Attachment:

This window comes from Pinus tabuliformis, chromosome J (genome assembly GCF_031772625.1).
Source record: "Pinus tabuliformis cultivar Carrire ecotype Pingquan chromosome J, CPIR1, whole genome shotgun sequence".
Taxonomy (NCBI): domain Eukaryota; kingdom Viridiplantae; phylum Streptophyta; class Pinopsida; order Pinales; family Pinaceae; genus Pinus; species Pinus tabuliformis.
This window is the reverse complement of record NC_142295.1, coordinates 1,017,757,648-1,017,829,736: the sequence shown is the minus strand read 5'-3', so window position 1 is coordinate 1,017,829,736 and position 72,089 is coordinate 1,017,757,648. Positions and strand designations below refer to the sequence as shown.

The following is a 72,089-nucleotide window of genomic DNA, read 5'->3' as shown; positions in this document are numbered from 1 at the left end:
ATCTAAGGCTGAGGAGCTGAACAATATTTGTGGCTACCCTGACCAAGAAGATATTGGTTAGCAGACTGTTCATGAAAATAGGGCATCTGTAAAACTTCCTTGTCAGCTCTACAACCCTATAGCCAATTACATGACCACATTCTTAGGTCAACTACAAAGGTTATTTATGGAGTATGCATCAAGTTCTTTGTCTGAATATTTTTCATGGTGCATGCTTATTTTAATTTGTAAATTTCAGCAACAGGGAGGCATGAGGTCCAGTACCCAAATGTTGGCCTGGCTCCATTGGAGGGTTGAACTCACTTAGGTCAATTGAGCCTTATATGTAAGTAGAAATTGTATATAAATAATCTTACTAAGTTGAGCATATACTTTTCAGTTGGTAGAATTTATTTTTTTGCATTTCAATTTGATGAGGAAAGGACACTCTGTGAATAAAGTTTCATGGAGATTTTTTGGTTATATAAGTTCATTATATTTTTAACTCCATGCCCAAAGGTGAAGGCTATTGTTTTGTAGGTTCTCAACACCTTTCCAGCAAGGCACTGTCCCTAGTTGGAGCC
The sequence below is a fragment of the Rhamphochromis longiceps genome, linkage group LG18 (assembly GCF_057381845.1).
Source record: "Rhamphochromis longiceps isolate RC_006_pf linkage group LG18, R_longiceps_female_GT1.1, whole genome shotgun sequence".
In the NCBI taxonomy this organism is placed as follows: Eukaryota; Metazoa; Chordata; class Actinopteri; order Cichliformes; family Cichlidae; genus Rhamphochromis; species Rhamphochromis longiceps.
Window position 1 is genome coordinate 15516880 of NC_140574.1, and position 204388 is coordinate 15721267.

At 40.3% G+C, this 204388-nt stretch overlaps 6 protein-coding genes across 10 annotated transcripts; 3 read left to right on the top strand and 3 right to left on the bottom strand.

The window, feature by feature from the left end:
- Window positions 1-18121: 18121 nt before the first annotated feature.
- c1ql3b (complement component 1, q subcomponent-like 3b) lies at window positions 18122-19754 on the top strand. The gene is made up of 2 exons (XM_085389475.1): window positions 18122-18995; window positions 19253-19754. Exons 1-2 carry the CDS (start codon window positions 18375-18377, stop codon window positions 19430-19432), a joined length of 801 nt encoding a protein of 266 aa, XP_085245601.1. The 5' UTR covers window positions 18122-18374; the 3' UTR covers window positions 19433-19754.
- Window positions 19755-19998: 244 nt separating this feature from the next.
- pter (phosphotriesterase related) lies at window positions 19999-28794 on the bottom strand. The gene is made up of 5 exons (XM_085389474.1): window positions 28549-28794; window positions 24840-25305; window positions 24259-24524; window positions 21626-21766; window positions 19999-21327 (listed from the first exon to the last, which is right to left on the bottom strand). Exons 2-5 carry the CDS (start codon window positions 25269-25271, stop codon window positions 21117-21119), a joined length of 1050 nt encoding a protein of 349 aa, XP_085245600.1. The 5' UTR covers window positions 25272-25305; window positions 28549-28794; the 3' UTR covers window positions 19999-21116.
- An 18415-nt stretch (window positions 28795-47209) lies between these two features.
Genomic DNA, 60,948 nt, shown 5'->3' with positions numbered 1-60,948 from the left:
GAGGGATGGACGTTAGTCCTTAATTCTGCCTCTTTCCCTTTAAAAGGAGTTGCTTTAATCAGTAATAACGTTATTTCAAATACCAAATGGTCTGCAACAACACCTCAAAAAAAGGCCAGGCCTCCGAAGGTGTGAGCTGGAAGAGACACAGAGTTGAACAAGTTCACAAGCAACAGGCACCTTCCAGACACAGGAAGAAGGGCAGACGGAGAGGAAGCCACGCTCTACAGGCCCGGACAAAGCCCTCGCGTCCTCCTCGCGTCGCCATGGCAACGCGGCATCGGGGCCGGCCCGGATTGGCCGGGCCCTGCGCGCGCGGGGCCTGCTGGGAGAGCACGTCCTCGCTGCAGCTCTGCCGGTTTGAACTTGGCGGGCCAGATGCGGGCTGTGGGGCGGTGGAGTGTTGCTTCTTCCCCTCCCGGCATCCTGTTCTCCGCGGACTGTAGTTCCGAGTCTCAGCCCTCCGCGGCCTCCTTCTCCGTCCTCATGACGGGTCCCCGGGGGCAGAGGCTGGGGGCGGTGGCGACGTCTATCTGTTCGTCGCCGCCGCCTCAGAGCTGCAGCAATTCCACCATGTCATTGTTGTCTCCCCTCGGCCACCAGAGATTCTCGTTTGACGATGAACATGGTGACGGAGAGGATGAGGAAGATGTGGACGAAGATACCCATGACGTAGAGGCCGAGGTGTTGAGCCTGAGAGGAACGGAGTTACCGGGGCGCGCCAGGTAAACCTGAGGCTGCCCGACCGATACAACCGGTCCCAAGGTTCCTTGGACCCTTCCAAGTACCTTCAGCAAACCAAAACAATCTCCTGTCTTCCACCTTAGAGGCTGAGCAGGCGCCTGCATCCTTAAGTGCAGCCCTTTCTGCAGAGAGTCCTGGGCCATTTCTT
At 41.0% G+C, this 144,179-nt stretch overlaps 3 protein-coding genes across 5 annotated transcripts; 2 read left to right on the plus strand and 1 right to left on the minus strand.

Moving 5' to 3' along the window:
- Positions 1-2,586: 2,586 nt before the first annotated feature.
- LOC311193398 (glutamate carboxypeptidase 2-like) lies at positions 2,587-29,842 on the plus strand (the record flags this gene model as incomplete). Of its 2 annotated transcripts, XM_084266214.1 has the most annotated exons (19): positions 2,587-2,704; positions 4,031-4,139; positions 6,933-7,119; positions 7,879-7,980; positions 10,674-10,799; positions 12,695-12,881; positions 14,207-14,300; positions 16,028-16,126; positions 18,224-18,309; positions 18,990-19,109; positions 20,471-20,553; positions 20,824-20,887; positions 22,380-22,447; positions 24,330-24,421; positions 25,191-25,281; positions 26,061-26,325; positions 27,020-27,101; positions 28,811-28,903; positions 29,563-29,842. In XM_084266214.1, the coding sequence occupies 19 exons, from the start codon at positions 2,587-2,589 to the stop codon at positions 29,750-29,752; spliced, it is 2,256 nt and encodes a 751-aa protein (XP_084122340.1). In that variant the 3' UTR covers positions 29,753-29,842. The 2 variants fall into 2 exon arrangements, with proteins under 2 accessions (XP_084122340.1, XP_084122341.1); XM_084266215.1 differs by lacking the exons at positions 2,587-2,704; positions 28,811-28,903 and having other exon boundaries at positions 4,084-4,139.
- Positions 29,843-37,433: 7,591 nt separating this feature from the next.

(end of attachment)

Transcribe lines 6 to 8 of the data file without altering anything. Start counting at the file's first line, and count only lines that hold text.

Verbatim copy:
ATCTAAGGCTGAGGAGCTGAACAATATTTGTGGCTACCCTGACCAAGAAGATATTGGTTAGCAGACTGTTCATGAAAATAGGGCATCTGTAAAACTTCCTTGTCAGCTCTACAACCCTATAGCCAATTACATGACCACATTCTTAGGTCAACTACAAAGGTTATTTATGGAGTATGCATCAAGTTCTTTGTCTGAATATTTTTCATGGTGCATGCTTATTTTAATTTGTAAATTTCAGCAACAGGGAGGCATGAGGTCCAGTACCCAAATGTTGGCCTGGCTCCATTGGAGGGTTGAACTCACTTAGGTCAATTGAGCCTTATATGTAAGTAGAAATTGTATATAAATAATCTTACTAAGTTGAGCATATACTTTTCAGTTGGTAGAATTTATTTTTTTGCATTTCAATTTGATGAGGAAAGGACACTCTGTGAATAAAGTTTCATGGAGATTTTTTGGTTATATAAGTTCATTATATTTTTAACTCCATGCCCAAAGGTGAAGGCTATTGTTTTGTAGGTTCTCAACACCTTTCCAGCAAGGCACTGTCCCTAGTTGGAGCC
The sequence below is a fragment of the Rhamphochromis longiceps genome, linkage group LG18 (assembly GCF_057381845.1).
Source record: "Rhamphochromis longiceps isolate RC_006_pf linkage group LG18, R_longiceps_female_GT1.1, whole genome shotgun sequence".